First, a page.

Preventing ADHD Under- and Over-Diagnosis

November 8, 2023| Dr. Joel L. Young

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Mental health misdiagnosis is an ongoing problem. Research shows that ADHD is both under-diagnosed and over-diagnosed. The results can be catastrophic. Adderall works well for ADHD, but can cause worsening anxiety in a person with anxiety, and increase the risk of addiction in a person with a history of substance use disorder. Online telehealth startups are increasingly providing ADHD drugs with little or no oversight, and government regulators are beginning to crack down.

Patients are stuck in the middle. On the one hand, finding a clinician to diagnose ADHD can require a long wait. And for someone already struggling with executive dysfunction, this process can be demoralizing. On the other, people who get the wrong diagnosis get worse, and may eventually turn away altogether from mental health care.

Even when patients do find the right clinician, they may not get an accurate diagnosis. Most people turn to primary care providers for psychiatric help. General practitioners do not have specialized mental health training, resulting in a high rate of misdiagnosis. Most patients who seek assistance from a PCP do not take a validated assessment. And they may not report all symptoms to their provider, causing other conditions to go undiagnosed.

A comprehensive, quality assessment can help correct these errors, reducing the human cost of inaccurate diagnoses.

Clinicians at the Rochester Center for Behavioral Medicine conducted this research, with the aim of presenting new assessment options for clinicians well beyond our doors. A secondary goal was to optimize assessments offered via MindMetrix, an innovative new psychiatric assessment tool.

Our research explored how the combination of two tests could more accurately screen for ADHD in adults seeking a diagnosis for the first time.

Accuracy of ADHD Diagnosis Relies on Understanding Childhood Symptoms

To qualify for an ADHD diagnosis, a person must first develop symptoms in childhood. This is because many other diagnoses — depression, anxiety, burnout, substance abuse, and more — may mimic the executive dysfunction of ADHD in adulthood. Thus standard ADHD assessments in adulthood may inaccurately diagnose ADHD, delaying diagnosis and treatment of another disorder.

The Wender Utah Rating Scale (WURS) is a scientifically validated scale that assesses for signs of ADHD in adults. Most assessments are designed for children because diagnostic criteria mandate that symptoms must be present in childhood. But this scale invites adults to look back on their childhood experiences to assess for signs of ADHD.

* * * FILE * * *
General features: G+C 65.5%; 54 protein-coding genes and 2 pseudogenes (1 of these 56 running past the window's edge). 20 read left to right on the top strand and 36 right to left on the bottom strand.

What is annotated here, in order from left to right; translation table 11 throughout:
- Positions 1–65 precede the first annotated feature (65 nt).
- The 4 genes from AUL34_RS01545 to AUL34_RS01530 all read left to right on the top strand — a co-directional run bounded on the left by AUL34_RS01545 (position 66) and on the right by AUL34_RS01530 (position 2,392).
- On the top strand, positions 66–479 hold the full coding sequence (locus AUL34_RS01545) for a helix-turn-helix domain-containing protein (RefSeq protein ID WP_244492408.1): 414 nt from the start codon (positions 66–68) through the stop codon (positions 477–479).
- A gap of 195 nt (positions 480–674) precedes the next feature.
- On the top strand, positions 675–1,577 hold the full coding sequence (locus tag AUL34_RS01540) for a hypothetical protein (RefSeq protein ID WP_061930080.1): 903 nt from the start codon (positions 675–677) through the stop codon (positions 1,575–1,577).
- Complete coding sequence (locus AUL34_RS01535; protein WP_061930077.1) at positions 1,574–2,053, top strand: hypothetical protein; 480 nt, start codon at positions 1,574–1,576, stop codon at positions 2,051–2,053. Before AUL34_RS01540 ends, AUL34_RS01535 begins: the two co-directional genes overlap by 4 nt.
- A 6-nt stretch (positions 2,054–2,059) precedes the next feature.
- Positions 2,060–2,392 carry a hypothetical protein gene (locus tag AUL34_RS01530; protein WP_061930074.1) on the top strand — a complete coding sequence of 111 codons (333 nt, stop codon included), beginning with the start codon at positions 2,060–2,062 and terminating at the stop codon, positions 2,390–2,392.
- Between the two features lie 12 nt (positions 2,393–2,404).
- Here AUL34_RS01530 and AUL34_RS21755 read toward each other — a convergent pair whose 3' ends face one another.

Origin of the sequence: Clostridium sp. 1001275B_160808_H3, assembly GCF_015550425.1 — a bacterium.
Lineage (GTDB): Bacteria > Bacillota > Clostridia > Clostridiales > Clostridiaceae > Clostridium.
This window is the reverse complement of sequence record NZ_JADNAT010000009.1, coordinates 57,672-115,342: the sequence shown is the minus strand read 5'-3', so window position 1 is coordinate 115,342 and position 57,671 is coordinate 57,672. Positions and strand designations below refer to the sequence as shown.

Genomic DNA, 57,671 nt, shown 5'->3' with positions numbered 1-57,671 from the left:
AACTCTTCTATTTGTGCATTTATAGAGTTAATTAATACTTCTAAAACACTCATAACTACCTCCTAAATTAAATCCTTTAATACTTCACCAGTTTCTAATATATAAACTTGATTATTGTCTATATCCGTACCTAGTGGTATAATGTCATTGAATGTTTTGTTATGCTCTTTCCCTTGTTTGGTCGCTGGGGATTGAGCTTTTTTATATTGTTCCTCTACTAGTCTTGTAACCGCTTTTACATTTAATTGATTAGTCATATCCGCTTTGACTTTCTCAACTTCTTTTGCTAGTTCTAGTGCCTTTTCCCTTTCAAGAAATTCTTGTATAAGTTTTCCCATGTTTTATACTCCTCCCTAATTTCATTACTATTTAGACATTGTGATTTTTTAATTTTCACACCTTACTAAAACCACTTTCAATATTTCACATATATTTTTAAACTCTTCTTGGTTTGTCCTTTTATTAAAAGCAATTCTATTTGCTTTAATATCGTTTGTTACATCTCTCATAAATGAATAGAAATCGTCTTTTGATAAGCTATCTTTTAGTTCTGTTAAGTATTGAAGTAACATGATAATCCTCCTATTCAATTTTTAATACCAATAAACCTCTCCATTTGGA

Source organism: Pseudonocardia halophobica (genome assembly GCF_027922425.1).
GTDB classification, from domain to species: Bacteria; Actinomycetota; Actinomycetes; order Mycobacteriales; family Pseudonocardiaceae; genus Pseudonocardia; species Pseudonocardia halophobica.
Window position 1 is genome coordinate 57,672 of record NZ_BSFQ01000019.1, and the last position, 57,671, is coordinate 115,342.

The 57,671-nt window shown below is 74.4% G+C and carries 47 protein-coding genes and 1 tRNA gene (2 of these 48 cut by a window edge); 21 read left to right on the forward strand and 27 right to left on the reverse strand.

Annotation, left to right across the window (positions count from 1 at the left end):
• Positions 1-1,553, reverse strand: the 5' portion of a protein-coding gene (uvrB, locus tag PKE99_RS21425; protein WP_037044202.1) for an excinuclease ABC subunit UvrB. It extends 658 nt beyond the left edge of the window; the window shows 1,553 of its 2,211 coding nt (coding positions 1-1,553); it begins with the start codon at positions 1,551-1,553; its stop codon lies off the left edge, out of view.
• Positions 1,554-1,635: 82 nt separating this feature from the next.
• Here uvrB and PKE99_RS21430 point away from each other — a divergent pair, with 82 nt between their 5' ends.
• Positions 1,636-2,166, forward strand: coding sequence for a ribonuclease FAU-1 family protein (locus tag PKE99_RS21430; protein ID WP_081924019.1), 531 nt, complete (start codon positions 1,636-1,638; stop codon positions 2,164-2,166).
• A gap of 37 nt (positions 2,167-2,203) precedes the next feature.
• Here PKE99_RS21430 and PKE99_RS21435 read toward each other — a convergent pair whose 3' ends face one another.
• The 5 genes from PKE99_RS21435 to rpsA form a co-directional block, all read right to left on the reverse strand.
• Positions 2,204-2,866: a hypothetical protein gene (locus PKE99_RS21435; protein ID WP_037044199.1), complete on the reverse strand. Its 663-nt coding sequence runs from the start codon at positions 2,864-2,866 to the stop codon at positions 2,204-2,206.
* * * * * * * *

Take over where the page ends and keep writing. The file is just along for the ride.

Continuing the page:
The symptoms of ADHD intersect with many other diagnoses. For example, a child who is hyper might have ADHD, or they might be anxious. A child may struggle to complete tasks because of executive dysfunction, depression, or myriad other issues. And when adults look back on their childhood, their attributions about their experiences may be less specific. The WURS corrects for this by including symptoms that are characteristic of other mental health diagnoses.

So how can clinicians recognize adult ADHD symptoms without missing other diagnoses? Our study assessed the use of the WURS along with Conner’s Adult ADHD Rating Scale (CAARS) and Brown Executive Function/Attention Scales (Brown EF/A). CAARS is one of the most popular and well-researched adult ADHD assessment tools, and Brown EF/A is excellent at detecting executive dysfunction—a symptom of both ADHD and some other mental health diagnoses.

We theorized that using the two together would catch more ADHD cases, without over-diagnosis. This, we hypothesized, would enable us to detect adult ADHD without missing other disorders.

About the Study

For this research, clinicians referenced RCBM patient records to pull a random sample of 65 adults. Each recently underwent a psychological assessment because of suspected ADHD. Each participant had taken all three ADHD assessments: the WURS, CAARS, and Brown EF/A. 

Our goal was to assess the efficacy of all three assessments for diagnosing ADHD, without either over- or under-diagnosis.


The study drew on a random sample of 65 adults who recently took all three assessments. We then compared the results of each assessment to determine whom would get an ADHD diagnosis based on each individual assessment, as well as based on the assessments used together.


Our findings were consistent with ADHD rates in the general population.

The WURS and CAARS provided a more rigorous test of ADHD. This combination may reduce the risk of over-diagnosis, but it is unclear the extent to which it might under-diagnose.

To ensure the rigor of our testing, researchers also performed a significance test. They found that using the WURS and CAARS together provided a more rigorous test of ADHD, Pearson χ2 (1) = 29.792, p < 0.001, than using the CAARS and Brown EF/A together.

  • We found a score consistent with ADHD in 20 of 65 people (31%) when we used the CAARS and Brown EF/A tests together.
  • We found a score consistent with ADHD in 11 of 65 people (17%) when we used the WURS and CAARS together.


For some people, ADHD symptoms disappear in adulthood. But for many, it is a lifelong disorder. Some adults do not get an accurate diagnosis in childhood, depriving them of treatment that could improve quality of life.

An assessment that combines reflections on ADHD in childhood with a measure of ADHD in adulthood is a more accurate diagnostic tool, than using just one or the other. Clinicians who use a rating scale such as the WURS in addition to their assessment of current symptoms are less likely to over-diagnose ADHD, or to mistake another diagnosis for ADHD. This may improve treatment outcomes.

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